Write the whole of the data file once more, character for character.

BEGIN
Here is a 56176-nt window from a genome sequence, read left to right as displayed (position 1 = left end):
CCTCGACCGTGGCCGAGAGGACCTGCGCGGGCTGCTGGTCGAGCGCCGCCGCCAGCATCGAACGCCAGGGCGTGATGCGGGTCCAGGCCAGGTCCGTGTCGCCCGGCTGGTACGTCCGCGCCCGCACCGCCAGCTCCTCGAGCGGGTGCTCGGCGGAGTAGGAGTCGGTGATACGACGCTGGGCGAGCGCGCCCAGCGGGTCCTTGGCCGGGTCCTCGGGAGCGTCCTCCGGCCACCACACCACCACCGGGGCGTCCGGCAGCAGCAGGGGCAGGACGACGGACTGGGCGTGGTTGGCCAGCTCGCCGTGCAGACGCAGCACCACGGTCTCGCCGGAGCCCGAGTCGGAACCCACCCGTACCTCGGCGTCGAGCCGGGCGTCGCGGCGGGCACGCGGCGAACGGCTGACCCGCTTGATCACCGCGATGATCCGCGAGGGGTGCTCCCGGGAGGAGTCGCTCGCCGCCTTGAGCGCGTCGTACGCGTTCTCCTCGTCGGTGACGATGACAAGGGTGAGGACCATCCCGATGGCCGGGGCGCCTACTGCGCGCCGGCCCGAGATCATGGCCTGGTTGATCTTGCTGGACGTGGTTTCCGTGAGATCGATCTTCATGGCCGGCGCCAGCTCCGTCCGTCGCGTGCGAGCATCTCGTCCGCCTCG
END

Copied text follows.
Here is a 56176-nt window from a genome sequence, read left to right as displayed (position 1 = left end):
CCTCGACCGTGGCCGAGAGGACCTGCGCGGGCTGCTGGTCGAGCGCCGCCGCCAGCATCGAACGCCAGGGCGTGATGCGGGTCCAGGCCAGGTCCGTGTCGCCCGGCTGGTACGTCCGCGCCCGCACCGCCAGCTCCTCGAGCGGGTGCTCGGCGGAGTAGGAGTCGGTGATACGACGCTGGGCGAGCGCGCCCAGCGGGTCCTTGGCCGGGTCCTCGGGAGCGTCCTCCGGCCACCACACCACCACCGGGGCGTCCGGCAGCAGCAGGGGCAGGACGACGGACTGGGCGTGGTTGGCCAGCTCGCCGTGCAGACGCAGCACCACGGTCTCGCCGGAGCCCGAGTCGGAACCCACCCGTACCTCGGCGTCGAGCCGGGCGTCGCGGCGGGCACGCGGCGAACGGCTGACCCGCTTGATCACCGCGATGATCCGCGAGGGGTGCTCCCGGGAGGAGTCGCTCGCCGCCTTGAGCGCGTCGTACGCGTTCTCCTCGTCGGTGACGATGACAAGGGTGAGGACCATCCCGATGGCCGGGGCGCCTACTGCGCGCCGGCCCGAGATCATGGCCTGGTTGATCTTGCTGGACGTGGTTTCCGTGAGATCGATCTTCATGGCCGGCGCCAGCTCCGTCCGTCGCGTGCGAGCATCTCGTCCGCCTCG